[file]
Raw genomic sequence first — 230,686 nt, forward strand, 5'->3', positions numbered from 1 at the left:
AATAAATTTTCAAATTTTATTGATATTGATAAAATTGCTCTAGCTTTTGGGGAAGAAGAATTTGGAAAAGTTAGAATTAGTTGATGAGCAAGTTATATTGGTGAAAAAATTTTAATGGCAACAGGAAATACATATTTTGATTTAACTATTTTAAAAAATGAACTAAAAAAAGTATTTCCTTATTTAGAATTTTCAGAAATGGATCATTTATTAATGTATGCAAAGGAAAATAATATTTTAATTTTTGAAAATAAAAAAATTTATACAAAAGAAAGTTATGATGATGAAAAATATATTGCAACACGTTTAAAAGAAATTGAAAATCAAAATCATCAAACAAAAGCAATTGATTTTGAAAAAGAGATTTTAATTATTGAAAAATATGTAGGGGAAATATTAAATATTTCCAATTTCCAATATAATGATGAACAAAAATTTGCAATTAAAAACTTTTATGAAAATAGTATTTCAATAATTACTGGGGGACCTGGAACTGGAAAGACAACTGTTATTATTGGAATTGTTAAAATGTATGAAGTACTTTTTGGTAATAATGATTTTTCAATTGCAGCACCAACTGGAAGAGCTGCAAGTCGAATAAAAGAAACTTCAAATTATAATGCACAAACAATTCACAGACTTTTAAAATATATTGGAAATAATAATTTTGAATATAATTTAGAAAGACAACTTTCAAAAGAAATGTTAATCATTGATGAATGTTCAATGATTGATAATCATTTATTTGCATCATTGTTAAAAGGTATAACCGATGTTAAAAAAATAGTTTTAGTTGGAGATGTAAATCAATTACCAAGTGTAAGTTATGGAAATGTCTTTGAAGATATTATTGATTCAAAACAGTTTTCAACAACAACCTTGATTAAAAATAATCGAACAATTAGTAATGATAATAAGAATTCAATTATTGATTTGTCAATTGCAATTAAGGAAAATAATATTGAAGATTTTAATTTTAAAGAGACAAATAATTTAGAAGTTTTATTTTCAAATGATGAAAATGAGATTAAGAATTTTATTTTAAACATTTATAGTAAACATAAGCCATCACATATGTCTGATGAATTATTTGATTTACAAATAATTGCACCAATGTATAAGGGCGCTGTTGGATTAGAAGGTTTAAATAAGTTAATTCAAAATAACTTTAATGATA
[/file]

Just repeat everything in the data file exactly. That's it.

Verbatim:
Raw genomic sequence first — 230,686 nt, forward strand, 5'->3', positions numbered from 1 at the left:
AATAAATTTTCAAATTTTATTGATATTGATAAAATTGCTCTAGCTTTTGGGGAAGAAGAATTTGGAAAAGTTAGAATTAGTTGATGAGCAAGTTATATTGGTGAAAAAATTTTAATGGCAACAGGAAATACATATTTTGATTTAACTATTTTAAAAAATGAACTAAAAAAAGTATTTCCTTATTTAGAATTTTCAGAAATGGATCATTTATTAATGTATGCAAAGGAAAATAATATTTTAATTTTTGAAAATAAAAAAATTTATACAAAAGAAAGTTATGATGATGAAAAATATATTGCAACACGTTTAAAAGAAATTGAAAATCAAAATCATCAAACAAAAGCAATTGATTTTGAAAAAGAGATTTTAATTATTGAAAAATATGTAGGGGAAATATTAAATATTTCCAATTTCCAATATAATGATGAACAAAAATTTGCAATTAAAAACTTTTATGAAAATAGTATTTCAATAATTACTGGGGGACCTGGAACTGGAAAGACAACTGTTATTATTGGAATTGTTAAAATGTATGAAGTACTTTTTGGTAATAATGATTTTTCAATTGCAGCACCAACTGGAAGAGCTGCAAGTCGAATAAAAGAAACTTCAAATTATAATGCACAAACAATTCACAGACTTTTAAAATATATTGGAAATAATAATTTTGAATATAATTTAGAAAGACAACTTTCAAAAGAAATGTTAATCATTGATGAATGTTCAATGATTGATAATCATTTATTTGCATCATTGTTAAAAGGTATAACCGATGTTAAAAAAATAGTTTTAGTTGGAGATGTAAATCAATTACCAAGTGTAAGTTATGGAAATGTCTTTGAAGATATTATTGATTCAAAACAGTTTTCAACAACAACCTTGATTAAAAATAATCGAACAATTAGTAATGATAATAAGAATTCAATTATTGATTTGTCAATTGCAATTAAGGAAAATAATATTGAAGATTTTAATTTTAAAGAGACAAATAATTTAGAAGTTTTATTTTCAAATGATGAAAATGAGATTAAGAATTTTATTTTAAACATTTATAGTAAACATAAGCCATCACATATGTCTGATGAATTATTTGATTTACAAATAATTGCACCAATGTATAAGGGCGCTGTTGGATTAGAAGGTTTAAATAAGTTAATTCAAAATAACTTTAATGATA